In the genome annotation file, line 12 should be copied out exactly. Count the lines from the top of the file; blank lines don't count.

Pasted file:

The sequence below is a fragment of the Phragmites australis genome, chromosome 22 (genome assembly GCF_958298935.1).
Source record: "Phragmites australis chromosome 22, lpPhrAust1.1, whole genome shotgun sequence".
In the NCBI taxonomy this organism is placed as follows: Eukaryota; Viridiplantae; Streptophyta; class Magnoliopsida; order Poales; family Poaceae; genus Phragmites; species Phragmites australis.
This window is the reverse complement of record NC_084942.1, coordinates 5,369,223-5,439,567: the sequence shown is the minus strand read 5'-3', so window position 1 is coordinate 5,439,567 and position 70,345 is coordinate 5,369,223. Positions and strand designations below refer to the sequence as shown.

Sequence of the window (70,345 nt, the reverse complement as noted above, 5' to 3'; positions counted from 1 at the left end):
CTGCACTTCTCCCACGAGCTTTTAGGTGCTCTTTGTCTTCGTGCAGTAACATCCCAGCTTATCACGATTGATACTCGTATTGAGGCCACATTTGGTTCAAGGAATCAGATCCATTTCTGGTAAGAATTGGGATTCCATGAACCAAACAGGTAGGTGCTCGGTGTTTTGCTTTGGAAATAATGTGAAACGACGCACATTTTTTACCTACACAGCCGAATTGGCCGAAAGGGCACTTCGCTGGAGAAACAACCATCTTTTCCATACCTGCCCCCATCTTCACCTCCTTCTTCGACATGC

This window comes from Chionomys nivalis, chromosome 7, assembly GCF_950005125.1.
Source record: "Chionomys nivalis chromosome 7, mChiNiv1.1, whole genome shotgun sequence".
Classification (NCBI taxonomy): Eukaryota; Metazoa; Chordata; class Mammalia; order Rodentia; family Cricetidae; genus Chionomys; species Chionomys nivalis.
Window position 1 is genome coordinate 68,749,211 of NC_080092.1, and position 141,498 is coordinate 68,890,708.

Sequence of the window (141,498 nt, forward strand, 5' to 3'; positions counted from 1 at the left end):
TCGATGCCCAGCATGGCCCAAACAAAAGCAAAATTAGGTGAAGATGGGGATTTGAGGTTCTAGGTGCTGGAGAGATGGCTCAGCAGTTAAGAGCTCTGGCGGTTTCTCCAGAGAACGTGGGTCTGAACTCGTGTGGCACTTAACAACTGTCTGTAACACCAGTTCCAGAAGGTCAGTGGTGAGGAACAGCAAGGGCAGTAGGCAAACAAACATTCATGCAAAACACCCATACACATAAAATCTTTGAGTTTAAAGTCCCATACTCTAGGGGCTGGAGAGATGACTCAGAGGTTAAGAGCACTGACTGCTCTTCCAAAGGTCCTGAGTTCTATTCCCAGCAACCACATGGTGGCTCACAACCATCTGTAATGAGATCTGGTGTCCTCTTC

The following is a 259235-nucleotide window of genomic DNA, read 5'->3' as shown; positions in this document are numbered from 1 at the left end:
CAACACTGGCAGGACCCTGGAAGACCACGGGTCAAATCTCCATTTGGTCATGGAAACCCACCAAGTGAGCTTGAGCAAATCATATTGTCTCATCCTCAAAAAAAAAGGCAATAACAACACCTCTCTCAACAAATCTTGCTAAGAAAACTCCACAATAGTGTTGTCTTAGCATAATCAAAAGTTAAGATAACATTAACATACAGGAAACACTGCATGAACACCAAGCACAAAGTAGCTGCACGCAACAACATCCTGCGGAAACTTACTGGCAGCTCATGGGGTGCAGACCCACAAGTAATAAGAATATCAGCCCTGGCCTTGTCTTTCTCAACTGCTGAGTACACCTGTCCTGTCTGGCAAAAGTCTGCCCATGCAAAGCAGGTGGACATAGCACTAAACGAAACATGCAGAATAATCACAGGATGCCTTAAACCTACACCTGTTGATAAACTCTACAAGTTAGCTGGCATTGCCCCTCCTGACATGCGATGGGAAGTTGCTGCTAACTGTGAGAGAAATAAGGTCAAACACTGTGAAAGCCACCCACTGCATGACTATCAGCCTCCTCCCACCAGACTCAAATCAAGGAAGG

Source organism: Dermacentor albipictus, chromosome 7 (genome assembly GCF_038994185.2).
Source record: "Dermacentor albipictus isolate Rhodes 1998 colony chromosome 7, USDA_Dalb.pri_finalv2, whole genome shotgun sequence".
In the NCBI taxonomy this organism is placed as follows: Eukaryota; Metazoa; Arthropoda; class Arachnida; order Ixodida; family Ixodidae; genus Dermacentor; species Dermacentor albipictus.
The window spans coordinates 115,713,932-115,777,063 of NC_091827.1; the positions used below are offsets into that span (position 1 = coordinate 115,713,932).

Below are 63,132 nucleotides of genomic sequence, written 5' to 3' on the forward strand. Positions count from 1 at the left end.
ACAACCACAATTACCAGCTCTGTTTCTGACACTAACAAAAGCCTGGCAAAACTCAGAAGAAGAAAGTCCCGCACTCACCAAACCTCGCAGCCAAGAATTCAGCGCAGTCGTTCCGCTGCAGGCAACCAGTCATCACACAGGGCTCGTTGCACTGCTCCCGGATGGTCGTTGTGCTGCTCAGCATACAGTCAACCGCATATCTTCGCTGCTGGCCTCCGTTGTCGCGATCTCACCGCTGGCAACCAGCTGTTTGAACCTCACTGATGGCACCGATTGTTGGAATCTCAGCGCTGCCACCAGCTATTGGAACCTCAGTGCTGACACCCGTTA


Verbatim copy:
TCGATGCCCAGCATGGCCCAAACAAAAGCAAAATTAGGTGAAGATGGGGATTTGAGGTTCTAGGTGCTGGAGAGATGGCTCAGCAGTTAAGAGCTCTGGCGGTTTCTCCAGAGAACGTGGGTCTGAACTCGTGTGGCACTTAACAACTGTCTGTAACACCAGTTCCAGAAGGTCAGTGGTGAGGAACAGCAAGGGCAGTAGGCAAACAAACATTCATGCAAAACACCCATACACATAAAATCTTTGAGTTTAAAGTCCCATACTCTAGGGGCTGGAGAGATGACTCAGAGGTTAAGAGCACTGACTGCTCTTCCAAAGGTCCTGAGTTCTATTCCCAGCAACCACATGGTGGCTCACAACCATCTGTAATGAGATCTGGTGTCCTCTTC